Or is it? Over this season, players would play in about 20% fewer games. Fewer games means fewer chances for injury to strike, and fewer injuries overall. Longer gaps between games don’t just offer more rest, but allow injuries to affect fewer games. More rest means starters can play slightly more per game, meaning that the level of competition increases. Fewer minutes total means that players degrade less and last longer. Longer careers mean that more good players stay in the league longer, and a few lesser players don’t have to replace them. Again, that increases the level of competition.

People say that the import of each game is increased, and that’s probably true. With 20% fewer games, each victory is presumably worth 20% more, whatever that means. Just as importantly, with back to backs gone, the slogging nature of the NBA season tapers off. Players don’t become as brutally tired, mental states are less taxed, and teams can afford to care more. Additionally, more days off means more practices, which means a greater impact of coaching and more opportunities to implement systems and discipline. It’s hard to see that having a negative impact on player quality, and would most likely be a positive.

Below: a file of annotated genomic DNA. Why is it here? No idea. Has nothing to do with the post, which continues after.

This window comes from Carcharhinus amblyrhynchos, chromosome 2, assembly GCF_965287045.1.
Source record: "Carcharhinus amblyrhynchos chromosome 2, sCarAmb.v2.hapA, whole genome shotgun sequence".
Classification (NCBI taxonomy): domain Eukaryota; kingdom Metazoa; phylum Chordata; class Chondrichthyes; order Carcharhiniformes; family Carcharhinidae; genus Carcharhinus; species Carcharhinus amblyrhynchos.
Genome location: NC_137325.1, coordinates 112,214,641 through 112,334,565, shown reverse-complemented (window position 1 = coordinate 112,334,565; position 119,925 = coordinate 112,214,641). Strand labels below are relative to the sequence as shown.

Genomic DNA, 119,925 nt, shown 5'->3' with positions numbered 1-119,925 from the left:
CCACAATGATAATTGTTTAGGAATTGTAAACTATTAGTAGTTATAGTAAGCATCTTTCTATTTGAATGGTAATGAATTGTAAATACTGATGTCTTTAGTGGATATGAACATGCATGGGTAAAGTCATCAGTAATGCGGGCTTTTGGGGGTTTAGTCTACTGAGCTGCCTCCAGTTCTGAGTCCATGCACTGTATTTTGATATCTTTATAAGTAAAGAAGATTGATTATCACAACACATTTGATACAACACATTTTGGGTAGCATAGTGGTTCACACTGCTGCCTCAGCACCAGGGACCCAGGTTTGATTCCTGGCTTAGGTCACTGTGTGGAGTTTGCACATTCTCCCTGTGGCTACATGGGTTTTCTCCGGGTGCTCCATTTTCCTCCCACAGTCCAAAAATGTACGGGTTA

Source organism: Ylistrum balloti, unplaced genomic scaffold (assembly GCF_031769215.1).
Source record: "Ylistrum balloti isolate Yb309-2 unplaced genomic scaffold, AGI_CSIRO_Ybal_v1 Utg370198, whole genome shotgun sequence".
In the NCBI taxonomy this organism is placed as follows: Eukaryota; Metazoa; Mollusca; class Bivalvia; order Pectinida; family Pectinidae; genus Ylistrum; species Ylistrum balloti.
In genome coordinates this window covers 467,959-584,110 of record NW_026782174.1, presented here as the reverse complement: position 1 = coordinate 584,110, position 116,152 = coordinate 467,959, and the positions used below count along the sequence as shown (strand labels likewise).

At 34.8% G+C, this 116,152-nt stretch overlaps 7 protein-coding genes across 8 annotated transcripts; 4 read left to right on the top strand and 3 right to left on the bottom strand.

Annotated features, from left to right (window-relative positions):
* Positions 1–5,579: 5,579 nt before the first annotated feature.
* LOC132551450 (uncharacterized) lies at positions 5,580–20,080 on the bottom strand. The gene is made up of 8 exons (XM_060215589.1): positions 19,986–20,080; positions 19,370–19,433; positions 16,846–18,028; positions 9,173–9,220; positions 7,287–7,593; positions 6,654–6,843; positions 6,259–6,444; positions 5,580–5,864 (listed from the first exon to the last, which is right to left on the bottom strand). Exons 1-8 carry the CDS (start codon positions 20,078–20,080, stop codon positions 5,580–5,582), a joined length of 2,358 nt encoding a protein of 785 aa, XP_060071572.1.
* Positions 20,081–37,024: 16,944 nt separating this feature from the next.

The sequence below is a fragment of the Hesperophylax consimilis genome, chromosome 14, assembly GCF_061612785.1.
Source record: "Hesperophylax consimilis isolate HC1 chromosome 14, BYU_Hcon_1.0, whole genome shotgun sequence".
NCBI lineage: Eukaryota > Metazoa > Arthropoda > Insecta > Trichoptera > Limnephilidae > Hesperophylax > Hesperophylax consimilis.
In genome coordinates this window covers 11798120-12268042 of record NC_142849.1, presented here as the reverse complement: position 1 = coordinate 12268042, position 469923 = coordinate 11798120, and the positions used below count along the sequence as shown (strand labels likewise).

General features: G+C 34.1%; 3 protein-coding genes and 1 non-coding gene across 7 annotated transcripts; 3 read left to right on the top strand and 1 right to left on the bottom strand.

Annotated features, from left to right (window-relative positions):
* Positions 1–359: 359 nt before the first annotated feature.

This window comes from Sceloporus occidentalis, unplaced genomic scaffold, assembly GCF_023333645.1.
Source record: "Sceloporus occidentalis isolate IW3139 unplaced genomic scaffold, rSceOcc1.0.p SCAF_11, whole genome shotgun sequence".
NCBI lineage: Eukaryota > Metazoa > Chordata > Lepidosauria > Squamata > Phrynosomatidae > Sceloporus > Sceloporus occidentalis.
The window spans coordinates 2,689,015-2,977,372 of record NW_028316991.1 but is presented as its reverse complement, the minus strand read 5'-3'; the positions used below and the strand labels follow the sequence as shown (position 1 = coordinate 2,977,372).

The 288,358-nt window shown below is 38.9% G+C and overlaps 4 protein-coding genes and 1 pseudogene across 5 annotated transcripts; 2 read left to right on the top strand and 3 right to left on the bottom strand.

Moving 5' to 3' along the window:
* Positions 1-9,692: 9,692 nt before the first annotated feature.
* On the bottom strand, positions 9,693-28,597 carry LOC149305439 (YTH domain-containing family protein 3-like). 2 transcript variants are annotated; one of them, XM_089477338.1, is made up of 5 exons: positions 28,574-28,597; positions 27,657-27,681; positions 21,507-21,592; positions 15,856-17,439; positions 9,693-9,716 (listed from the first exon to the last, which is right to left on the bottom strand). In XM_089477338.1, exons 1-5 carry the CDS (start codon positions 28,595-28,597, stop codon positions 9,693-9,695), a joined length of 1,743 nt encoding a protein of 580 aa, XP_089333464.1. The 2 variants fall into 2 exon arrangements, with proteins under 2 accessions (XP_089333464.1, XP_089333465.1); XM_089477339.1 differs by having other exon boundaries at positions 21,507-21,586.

So what’s so bad about this plan? Other than having slightly fewer games to watch a week, where’s the downside? One downside is that divisions occupy a larger percent of the team’s schedule, meaning that teams in the Southwest Division are likely to be better than their record indicates, and teams in the Atlantic Division would be worse. Oh, and there’s also the real reason: money.